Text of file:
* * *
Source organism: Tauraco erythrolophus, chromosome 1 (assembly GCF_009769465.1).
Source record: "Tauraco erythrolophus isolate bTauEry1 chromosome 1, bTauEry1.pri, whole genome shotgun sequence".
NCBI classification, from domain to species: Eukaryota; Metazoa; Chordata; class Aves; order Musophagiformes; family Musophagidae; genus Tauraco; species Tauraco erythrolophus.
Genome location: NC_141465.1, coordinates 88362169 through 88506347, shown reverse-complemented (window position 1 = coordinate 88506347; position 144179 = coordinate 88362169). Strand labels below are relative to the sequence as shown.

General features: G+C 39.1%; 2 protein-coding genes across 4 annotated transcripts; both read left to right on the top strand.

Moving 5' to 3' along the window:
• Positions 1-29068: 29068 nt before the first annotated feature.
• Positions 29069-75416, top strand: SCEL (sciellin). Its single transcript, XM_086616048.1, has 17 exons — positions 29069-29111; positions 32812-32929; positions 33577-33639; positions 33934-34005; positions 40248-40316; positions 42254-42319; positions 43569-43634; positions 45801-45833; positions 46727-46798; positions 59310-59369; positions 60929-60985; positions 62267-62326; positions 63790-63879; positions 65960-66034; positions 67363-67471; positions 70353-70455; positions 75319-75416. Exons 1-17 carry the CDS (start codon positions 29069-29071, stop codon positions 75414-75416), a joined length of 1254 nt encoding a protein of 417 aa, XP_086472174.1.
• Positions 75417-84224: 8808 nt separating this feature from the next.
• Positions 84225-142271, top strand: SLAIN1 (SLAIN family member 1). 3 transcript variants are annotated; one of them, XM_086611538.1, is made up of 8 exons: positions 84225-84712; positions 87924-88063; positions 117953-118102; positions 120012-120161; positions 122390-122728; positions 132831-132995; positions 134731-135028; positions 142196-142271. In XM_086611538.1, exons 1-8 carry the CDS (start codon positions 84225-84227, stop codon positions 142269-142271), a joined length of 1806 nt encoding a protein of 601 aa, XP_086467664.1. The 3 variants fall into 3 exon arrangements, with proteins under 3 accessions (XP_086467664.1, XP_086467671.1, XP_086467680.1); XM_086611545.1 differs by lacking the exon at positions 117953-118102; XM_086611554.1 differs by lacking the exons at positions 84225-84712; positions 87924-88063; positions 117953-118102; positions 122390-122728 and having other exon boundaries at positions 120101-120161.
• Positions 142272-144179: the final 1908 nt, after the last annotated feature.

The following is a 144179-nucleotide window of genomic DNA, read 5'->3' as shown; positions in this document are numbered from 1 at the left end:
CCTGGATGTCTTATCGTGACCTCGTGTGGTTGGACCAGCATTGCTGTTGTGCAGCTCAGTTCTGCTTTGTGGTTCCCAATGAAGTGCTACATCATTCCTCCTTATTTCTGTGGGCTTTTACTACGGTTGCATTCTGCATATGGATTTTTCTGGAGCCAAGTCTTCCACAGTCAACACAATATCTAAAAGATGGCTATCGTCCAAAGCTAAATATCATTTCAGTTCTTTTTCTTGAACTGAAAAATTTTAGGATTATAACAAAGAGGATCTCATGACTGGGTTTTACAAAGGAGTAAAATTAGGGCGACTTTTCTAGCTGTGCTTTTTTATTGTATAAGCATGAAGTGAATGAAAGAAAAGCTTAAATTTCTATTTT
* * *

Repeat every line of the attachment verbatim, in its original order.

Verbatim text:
Source organism: Tauraco erythrolophus, chromosome 1 (assembly GCF_009769465.1).
Source record: "Tauraco erythrolophus isolate bTauEry1 chromosome 1, bTauEry1.pri, whole genome shotgun sequence".
NCBI classification, from domain to species: Eukaryota; Metazoa; Chordata; class Aves; order Musophagiformes; family Musophagidae; genus Tauraco; species Tauraco erythrolophus.
Genome location: NC_141465.1, coordinates 88362169 through 88506347, shown reverse-complemented (window position 1 = coordinate 88506347; position 144179 = coordinate 88362169). Strand labels below are relative to the sequence as shown.

General features: G+C 39.1%; 2 protein-coding genes across 4 annotated transcripts; both read left to right on the top strand.

Moving 5' to 3' along the window:
• Positions 1-29068: 29068 nt before the first annotated feature.
• Positions 29069-75416, top strand: SCEL (sciellin). Its single transcript, XM_086616048.1, has 17 exons — positions 29069-29111; positions 32812-32929; positions 33577-33639; positions 33934-34005; positions 40248-40316; positions 42254-42319; positions 43569-43634; positions 45801-45833; positions 46727-46798; positions 59310-59369; positions 60929-60985; positions 62267-62326; positions 63790-63879; positions 65960-66034; positions 67363-67471; positions 70353-70455; positions 75319-75416. Exons 1-17 carry the CDS (start codon positions 29069-29071, stop codon positions 75414-75416), a joined length of 1254 nt encoding a protein of 417 aa, XP_086472174.1.
• Positions 75417-84224: 8808 nt separating this feature from the next.
• Positions 84225-142271, top strand: SLAIN1 (SLAIN family member 1). 3 transcript variants are annotated; one of them, XM_086611538.1, is made up of 8 exons: positions 84225-84712; positions 87924-88063; positions 117953-118102; positions 120012-120161; positions 122390-122728; positions 132831-132995; positions 134731-135028; positions 142196-142271. In XM_086611538.1, exons 1-8 carry the CDS (start codon positions 84225-84227, stop codon positions 142269-142271), a joined length of 1806 nt encoding a protein of 601 aa, XP_086467664.1. The 3 variants fall into 3 exon arrangements, with proteins under 3 accessions (XP_086467664.1, XP_086467671.1, XP_086467680.1); XM_086611545.1 differs by lacking the exon at positions 117953-118102; XM_086611554.1 differs by lacking the exons at positions 84225-84712; positions 87924-88063; positions 117953-118102; positions 122390-122728 and having other exon boundaries at positions 120101-120161.
• Positions 142272-144179: the final 1908 nt, after the last annotated feature.

The following is a 144179-nucleotide window of genomic DNA, read 5'->3' as shown; positions in this document are numbered from 1 at the left end:
CCTGGATGTCTTATCGTGACCTCGTGTGGTTGGACCAGCATTGCTGTTGTGCAGCTCAGTTCTGCTTTGTGGTTCCCAATGAAGTGCTACATCATTCCTCCTTATTTCTGTGGGCTTTTACTACGGTTGCATTCTGCATATGGATTTTTCTGGAGCCAAGTCTTCCACAGTCAACACAATATCTAAAAGATGGCTATCGTCCAAAGCTAAATATCATTTCAGTTCTTTTTCTTGAACTGAAAAATTTTAGGATTATAACAAAGAGGATCTCATGACTGGGTTTTACAAAGGAGTAAAATTAGGGCGACTTTTCTAGCTGTGCTTTTTTATTGTATAAGCATGAAGTGAATGAAAGAAAAGCTTAAATTTCTATTTT